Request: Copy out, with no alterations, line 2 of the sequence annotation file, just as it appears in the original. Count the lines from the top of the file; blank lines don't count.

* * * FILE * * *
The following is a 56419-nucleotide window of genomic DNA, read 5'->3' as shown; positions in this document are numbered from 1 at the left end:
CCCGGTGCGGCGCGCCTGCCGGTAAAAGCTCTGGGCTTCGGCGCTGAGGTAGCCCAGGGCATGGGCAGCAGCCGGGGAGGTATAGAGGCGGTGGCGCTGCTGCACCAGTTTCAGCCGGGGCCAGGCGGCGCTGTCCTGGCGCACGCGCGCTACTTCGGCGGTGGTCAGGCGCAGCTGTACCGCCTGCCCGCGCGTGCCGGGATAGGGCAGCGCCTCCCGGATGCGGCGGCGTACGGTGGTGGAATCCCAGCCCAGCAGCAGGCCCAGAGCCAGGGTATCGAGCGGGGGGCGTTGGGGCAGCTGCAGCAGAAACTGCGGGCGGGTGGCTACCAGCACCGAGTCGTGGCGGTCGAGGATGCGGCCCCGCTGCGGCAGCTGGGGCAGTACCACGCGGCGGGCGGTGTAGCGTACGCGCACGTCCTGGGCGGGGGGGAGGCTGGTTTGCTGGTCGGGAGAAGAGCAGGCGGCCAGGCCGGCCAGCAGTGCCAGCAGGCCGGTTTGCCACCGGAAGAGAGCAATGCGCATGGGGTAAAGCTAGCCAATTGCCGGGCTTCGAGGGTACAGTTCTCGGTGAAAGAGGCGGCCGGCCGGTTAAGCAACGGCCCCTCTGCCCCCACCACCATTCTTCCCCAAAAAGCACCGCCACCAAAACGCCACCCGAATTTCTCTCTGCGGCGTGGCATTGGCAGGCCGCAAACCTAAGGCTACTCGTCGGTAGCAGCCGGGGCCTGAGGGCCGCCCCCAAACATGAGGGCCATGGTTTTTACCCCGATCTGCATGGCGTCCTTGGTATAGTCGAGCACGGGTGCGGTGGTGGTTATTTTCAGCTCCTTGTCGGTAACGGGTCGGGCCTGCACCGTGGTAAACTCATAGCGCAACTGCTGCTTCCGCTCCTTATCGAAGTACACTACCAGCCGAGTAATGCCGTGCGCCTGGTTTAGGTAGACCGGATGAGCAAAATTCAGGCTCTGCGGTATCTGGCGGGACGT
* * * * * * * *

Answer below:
CCCGGTGCGGCGCGCCTGCCGGTAAAAGCTCTGGGCTTCGGCGCTGAGGTAGCCCAGGGCATGGGCAGCAGCCGGGGAGGTATAGAGGCGGTGGCGCTGCTGCACCAGTTTCAGCCGGGGCCAGGCGGCGCTGTCCTGGCGCACGCGCGCTACTTCGGCGGTGGTCAGGCGCAGCTGTACCGCCTGCCCGCGCGTGCCGGGATAGGGCAGCGCCTCCCGGATGCGGCGGCGTACGGTGGTGGAATCCCAGCCCAGCAGCAGGCCCAGAGCCAGGGTATCGAGCGGGGGGCGTTGGGGCAGCTGCAGCAGAAACTGCGGGCGGGTGGCTACCAGCACCGAGTCGTGGCGGTCGAGGATGCGGCCCCGCTGCGGCAGCTGGGGCAGTACCACGCGGCGGGCGGTGTAGCGTACGCGCACGTCCTGGGCGGGGGGGAGGCTGGTTTGCTGGTCGGGAGAAGAGCAGGCGGCCAGGCCGGCCAGCAGTGCCAGCAGGCCGGTTTGCCACCGGAAGAGAGCAATGCGCATGGGGTAAAGCTAGCCAATTGCCGGGCTTCGAGGGTACAGTTCTCGGTGAAAGAGGCGGCCGGCCGGTTAAGCAACGGCCCCTCTGCCCCCACCACCATTCTTCCCCAAAAAGCACCGCCACCAAAACGCCACCCGAATTTCTCTCTGCGGCGTGGCATTGGCAGGCCGCAAACCTAAGGCTACTCGTCGGTAGCAGCCGGGGCCTGAGGGCCGCCCCCAAACATGAGGGCCATGGTTTTTACCCCGATCTGCATGGCGTCCTTGGTATAGTCGAGCACGGGTGCGGTGGTGGTTATTTTCAGCTCCTTGTCGGTAACGGGTCGGGCCTGCACCGTGGTAAACTCATAGCGCAACTGCTGCTTCCGCTCCTTATCGAAGTACACTACCAGCCGAGTAATGCCGTGCGCCTGGTTTAGGTAGACCGGATGAGCAAAATTCAGGCTCTGCGGTATCTGGCGGGACGT